He said that this had been made very clear at the outset of the present Annapolis process.

Recent Israeli announcements of a number of new housing tenders for Jewish settlements in East Jerusalem and one in the West Bank (Givat Ze’ev), were made immediately after the recent attack by an East Jerusalem Palestinian on the Mercaz HaRav yeshiva, which killed eight students there (four of whom were children under the age of 18).

On Givat Zeev, Olmert brushed off any criticism. “Most of the apartments approved are already built, and paid for, for many years”, he said.

In an opinion piece published in Haaretz today, a former Palestinian Authority Minister of State Kadura Fares, one of the young Fatah leaders who also was a signatory to the Geneva Initiative, wrote that “Housing Minister Ze’ev Boim explained away the construction of 750 new housing units in the settlement of Givat Ze’ev by saying that the permits had been issued in 1999, but that construction had stopped due to, as he put it, the ‘outbreak of violence’. That is, the outbreak of the Palestinian uprising. According to Boim, the contractors went to court, and as a result of their petition, the government ordered the construction’s approval. Boim was talking, it seems to me, to Israelis and overseas leaders critical of the renewed construction. He did not notice that Palestinians were also listening to him. I am one of those who listened, and I understood from his statements that Boim is inviting us – the Palestinians – to start another intifada. Boim’s statements reminded me how, at the end of the last decade, at the height of the peace talks, when we were closer to the finish line than ever before, the Israelis continued unremittingly to build settlements. That is the case today: After Annapolis, the Paris conference, and the renewal of talks on the highest level, Israel is once more expanding its settlement construction. The conclusion: Only when we launch an uprising does construction in the settlements cease; under the umbrella of negotiations, the settlement enterprise is revived. This, despite the fact that every Palestinian and every Israeli knows that the settlements are the main obstacle to a peace treaty”…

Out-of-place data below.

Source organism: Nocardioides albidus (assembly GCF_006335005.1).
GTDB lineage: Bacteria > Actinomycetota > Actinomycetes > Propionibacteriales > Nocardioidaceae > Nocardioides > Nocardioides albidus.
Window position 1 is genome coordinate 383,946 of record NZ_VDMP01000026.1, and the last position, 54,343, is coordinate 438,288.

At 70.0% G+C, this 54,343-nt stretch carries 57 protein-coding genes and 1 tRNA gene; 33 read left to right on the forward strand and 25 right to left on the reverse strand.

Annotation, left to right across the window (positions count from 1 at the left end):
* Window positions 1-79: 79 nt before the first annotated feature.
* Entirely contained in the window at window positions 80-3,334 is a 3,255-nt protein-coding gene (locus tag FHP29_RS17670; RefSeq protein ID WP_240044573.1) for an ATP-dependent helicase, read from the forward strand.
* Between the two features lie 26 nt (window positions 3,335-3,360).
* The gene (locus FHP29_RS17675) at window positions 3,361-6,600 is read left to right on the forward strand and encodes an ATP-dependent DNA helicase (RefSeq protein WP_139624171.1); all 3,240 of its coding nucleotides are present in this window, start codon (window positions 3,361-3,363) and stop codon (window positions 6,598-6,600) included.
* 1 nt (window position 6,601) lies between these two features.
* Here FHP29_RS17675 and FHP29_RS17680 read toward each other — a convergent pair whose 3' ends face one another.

Haaretz added: “The writer is a senior member of the Fatah movement, and a member of the Palestinian peace coalition”. The full opinion piece by Kadura Fares can be read here .

Male journalists drop pants to attend Cheney-Olmert briefing

Dion Nissenbaum, McClatchy newspaper group’s bureau chief in Jerusalem has explained it in a post today on his Blog: Checkpoint Jerusalem.